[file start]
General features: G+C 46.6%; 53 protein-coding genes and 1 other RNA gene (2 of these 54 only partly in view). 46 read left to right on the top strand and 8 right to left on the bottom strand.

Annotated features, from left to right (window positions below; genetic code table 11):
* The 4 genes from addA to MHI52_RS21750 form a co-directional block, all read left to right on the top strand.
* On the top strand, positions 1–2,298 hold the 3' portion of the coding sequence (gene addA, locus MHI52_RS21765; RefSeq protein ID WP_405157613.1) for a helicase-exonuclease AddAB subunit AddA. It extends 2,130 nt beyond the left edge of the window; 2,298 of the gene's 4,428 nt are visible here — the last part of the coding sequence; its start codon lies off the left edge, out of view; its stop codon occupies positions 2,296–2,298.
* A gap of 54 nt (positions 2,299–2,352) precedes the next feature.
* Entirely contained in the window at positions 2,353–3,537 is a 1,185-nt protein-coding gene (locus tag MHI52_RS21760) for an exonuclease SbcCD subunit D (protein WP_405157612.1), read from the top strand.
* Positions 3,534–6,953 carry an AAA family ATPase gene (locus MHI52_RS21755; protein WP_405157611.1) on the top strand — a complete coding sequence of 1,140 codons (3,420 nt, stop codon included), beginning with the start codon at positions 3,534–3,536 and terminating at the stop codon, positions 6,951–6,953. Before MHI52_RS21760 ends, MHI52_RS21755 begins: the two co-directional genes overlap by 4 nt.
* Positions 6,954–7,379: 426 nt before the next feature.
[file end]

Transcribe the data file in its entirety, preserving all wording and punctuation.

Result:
General features: G+C 46.6%; 53 protein-coding genes and 1 other RNA gene (2 of these 54 only partly in view). 46 read left to right on the top strand and 8 right to left on the bottom strand.

Annotated features, from left to right (window positions below; genetic code table 11):
* The 4 genes from addA to MHI52_RS21750 form a co-directional block, all read left to right on the top strand.
* On the top strand, positions 1–2,298 hold the 3' portion of the coding sequence (gene addA, locus MHI52_RS21765; RefSeq protein ID WP_405157613.1) for a helicase-exonuclease AddAB subunit AddA. It extends 2,130 nt beyond the left edge of the window; 2,298 of the gene's 4,428 nt are visible here — the last part of the coding sequence; its start codon lies off the left edge, out of view; its stop codon occupies positions 2,296–2,298.
* A gap of 54 nt (positions 2,299–2,352) precedes the next feature.
* Entirely contained in the window at positions 2,353–3,537 is a 1,185-nt protein-coding gene (locus tag MHI52_RS21760) for an exonuclease SbcCD subunit D (protein WP_405157612.1), read from the top strand.
* Positions 3,534–6,953 carry an AAA family ATPase gene (locus MHI52_RS21755; protein WP_405157611.1) on the top strand — a complete coding sequence of 1,140 codons (3,420 nt, stop codon included), beginning with the start codon at positions 3,534–3,536 and terminating at the stop codon, positions 6,951–6,953. Before MHI52_RS21760 ends, MHI52_RS21755 begins: the two co-directional genes overlap by 4 nt.
* Positions 6,954–7,379: 426 nt before the next feature.